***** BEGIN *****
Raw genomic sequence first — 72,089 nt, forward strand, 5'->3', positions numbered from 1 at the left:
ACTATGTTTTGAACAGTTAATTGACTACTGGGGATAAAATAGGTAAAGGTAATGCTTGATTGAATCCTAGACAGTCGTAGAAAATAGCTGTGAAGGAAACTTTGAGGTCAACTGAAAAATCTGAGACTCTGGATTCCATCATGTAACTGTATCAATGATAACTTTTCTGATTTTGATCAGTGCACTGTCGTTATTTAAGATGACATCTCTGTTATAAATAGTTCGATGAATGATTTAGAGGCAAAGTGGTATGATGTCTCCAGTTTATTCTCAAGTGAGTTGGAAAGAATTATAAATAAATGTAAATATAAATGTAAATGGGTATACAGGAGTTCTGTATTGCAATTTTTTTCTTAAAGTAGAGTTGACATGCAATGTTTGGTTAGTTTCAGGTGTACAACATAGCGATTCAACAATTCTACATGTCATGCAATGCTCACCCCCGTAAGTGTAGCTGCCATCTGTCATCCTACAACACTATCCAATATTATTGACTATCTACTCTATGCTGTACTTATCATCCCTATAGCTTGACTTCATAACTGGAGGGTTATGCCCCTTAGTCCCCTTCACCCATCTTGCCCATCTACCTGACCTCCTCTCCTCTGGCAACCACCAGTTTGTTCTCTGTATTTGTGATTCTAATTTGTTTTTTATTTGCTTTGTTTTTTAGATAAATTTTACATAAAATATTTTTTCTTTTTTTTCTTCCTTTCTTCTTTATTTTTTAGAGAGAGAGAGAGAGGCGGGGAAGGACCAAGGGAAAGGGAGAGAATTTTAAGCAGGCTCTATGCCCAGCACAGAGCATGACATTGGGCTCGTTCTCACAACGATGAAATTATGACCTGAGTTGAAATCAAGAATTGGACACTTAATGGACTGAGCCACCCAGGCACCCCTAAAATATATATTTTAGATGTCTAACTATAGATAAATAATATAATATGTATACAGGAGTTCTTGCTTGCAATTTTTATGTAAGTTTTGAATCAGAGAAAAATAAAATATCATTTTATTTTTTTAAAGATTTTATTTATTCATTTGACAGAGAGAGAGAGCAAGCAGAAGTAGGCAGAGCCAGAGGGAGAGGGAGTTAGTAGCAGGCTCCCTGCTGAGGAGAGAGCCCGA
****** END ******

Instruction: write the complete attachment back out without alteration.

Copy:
Raw genomic sequence first — 72,089 nt, forward strand, 5'->3', positions numbered from 1 at the left:
ACTATGTTTTGAACAGTTAATTGACTACTGGGGATAAAATAGGTAAAGGTAATGCTTGATTGAATCCTAGACAGTCGTAGAAAATAGCTGTGAAGGAAACTTTGAGGTCAACTGAAAAATCTGAGACTCTGGATTCCATCATGTAACTGTATCAATGATAACTTTTCTGATTTTGATCAGTGCACTGTCGTTATTTAAGATGACATCTCTGTTATAAATAGTTCGATGAATGATTTAGAGGCAAAGTGGTATGATGTCTCCAGTTTATTCTCAAGTGAGTTGGAAAGAATTATAAATAAATGTAAATATAAATGTAAATGGGTATACAGGAGTTCTGTATTGCAATTTTTTTCTTAAAGTAGAGTTGACATGCAATGTTTGGTTAGTTTCAGGTGTACAACATAGCGATTCAACAATTCTACATGTCATGCAATGCTCACCCCCGTAAGTGTAGCTGCCATCTGTCATCCTACAACACTATCCAATATTATTGACTATCTACTCTATGCTGTACTTATCATCCCTATAGCTTGACTTCATAACTGGAGGGTTATGCCCCTTAGTCCCCTTCACCCATCTTGCCCATCTACCTGACCTCCTCTCCTCTGGCAACCACCAGTTTGTTCTCTGTATTTGTGATTCTAATTTGTTTTTTATTTGCTTTGTTTTTTAGATAAATTTTACATAAAATATTTTTTCTTTTTTTTCTTCCTTTCTTCTTTATTTTTTAGAGAGAGAGAGAGAGGCGGGGAAGGACCAAGGGAAAGGGAGAGAATTTTAAGCAGGCTCTATGCCCAGCACAGAGCATGACATTGGGCTCGTTCTCACAACGATGAAATTATGACCTGAGTTGAAATCAAGAATTGGACACTTAATGGACTGAGCCACCCAGGCACCCCTAAAATATATATTTTAGATGTCTAACTATAGATAAATAATATAATATGTATACAGGAGTTCTTGCTTGCAATTTTTATGTAAGTTTTGAATCAGAGAAAAATAAAATATCATTTTATTTTTTTAAAGATTTTATTTATTCATTTGACAGAGAGAGAGAGCAAGCAGAAGTAGGCAGAGCCAGAGGGAGAGGGAGTTAGTAGCAGGCTCCCTGCTGAGGAGAGAGCCCGA